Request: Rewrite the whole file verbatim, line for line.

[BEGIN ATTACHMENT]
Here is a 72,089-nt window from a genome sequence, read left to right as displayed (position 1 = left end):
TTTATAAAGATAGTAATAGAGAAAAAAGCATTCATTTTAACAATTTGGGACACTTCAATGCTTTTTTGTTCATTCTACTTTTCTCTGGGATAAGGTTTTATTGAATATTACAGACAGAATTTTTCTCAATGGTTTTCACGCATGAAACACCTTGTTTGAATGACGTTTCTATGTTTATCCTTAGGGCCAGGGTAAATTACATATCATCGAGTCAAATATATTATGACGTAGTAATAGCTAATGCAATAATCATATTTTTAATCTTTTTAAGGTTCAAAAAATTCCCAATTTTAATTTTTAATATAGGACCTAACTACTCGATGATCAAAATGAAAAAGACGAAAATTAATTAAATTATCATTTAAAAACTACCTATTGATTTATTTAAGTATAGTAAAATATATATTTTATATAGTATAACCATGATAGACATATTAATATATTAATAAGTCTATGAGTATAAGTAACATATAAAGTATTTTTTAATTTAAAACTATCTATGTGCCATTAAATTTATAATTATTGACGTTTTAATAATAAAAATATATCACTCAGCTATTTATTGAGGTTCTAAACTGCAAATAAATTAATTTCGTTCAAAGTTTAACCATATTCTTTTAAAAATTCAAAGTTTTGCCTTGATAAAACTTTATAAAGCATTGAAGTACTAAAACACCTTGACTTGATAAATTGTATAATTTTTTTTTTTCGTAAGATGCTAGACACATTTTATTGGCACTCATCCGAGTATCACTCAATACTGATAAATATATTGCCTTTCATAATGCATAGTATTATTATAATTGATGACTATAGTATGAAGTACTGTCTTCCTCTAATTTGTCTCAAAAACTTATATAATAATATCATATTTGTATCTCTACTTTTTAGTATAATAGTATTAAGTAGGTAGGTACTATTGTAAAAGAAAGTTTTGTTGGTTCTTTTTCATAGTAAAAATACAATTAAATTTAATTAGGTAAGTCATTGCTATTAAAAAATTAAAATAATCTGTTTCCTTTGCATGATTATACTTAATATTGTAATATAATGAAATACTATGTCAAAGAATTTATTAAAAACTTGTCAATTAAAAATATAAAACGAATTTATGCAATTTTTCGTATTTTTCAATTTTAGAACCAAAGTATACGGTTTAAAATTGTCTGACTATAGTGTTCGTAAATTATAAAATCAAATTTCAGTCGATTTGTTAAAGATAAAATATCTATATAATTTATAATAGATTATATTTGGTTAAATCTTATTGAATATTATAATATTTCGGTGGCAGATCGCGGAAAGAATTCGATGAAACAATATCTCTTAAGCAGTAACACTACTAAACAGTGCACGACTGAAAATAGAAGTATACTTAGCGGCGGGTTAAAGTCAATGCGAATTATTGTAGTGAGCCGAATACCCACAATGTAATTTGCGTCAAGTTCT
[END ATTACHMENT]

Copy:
Here is a 72,089-nt window from a genome sequence, read left to right as displayed (position 1 = left end):
TTTATAAAGATAGTAATAGAGAAAAAAGCATTCATTTTAACAATTTGGGACACTTCAATGCTTTTTTGTTCATTCTACTTTTCTCTGGGATAAGGTTTTATTGAATATTACAGACAGAATTTTTCTCAATGGTTTTCACGCATGAAACACCTTGTTTGAATGACGTTTCTATGTTTATCCTTAGGGCCAGGGTAAATTACATATCATCGAGTCAAATATATTATGACGTAGTAATAGCTAATGCAATAATCATATTTTTAATCTTTTTAAGGTTCAAAAAATTCCCAATTTTAATTTTTAATATAGGACCTAACTACTCGATGATCAAAATGAAAAAGACGAAAATTAATTAAATTATCATTTAAAAACTACCTATTGATTTATTTAAGTATAGTAAAATATATATTTTATATAGTATAACCATGATAGACATATTAATATATTAATAAGTCTATGAGTATAAGTAACATATAAAGTATTTTTTAATTTAAAACTATCTATGTGCCATTAAATTTATAATTATTGACGTTTTAATAATAAAAATATATCACTCAGCTATTTATTGAGGTTCTAAACTGCAAATAAATTAATTTCGTTCAAAGTTTAACCATATTCTTTTAAAAATTCAAAGTTTTGCCTTGATAAAACTTTATAAAGCATTGAAGTACTAAAACACCTTGACTTGATAAATTGTATAATTTTTTTTTTTCGTAAGATGCTAGACACATTTTATTGGCACTCATCCGAGTATCACTCAATACTGATAAATATATTGCCTTTCATAATGCATAGTATTATTATAATTGATGACTATAGTATGAAGTACTGTCTTCCTCTAATTTGTCTCAAAAACTTATATAATAATATCATATTTGTATCTCTACTTTTTAGTATAATAGTATTAAGTAGGTAGGTACTATTGTAAAAGAAAGTTTTGTTGGTTCTTTTTCATAGTAAAAATACAATTAAATTTAATTAGGTAAGTCATTGCTATTAAAAAATTAAAATAATCTGTTTCCTTTGCATGATTATACTTAATATTGTAATATAATGAAATACTATGTCAAAGAATTTATTAAAAACTTGTCAATTAAAAATATAAAACGAATTTATGCAATTTTTCGTATTTTTCAATTTTAGAACCAAAGTATACGGTTTAAAATTGTCTGACTATAGTGTTCGTAAATTATAAAATCAAATTTCAGTCGATTTGTTAAAGATAAAATATCTATATAATTTATAATAGATTATATTTGGTTAAATCTTATTGAATATTATAATATTTCGGTGGCAGATCGCGGAAAGAATTCGATGAAACAATATCTCTTAAGCAGTAACACTACTAAACAGTGCACGACTGAAAATAGAAGTATACTTAGCGGCGGGTTAAAGTCAATGCGAATTATTGTAGTGAGCCGAATACCCACAATGTAATTTGCGTCAAGTTCT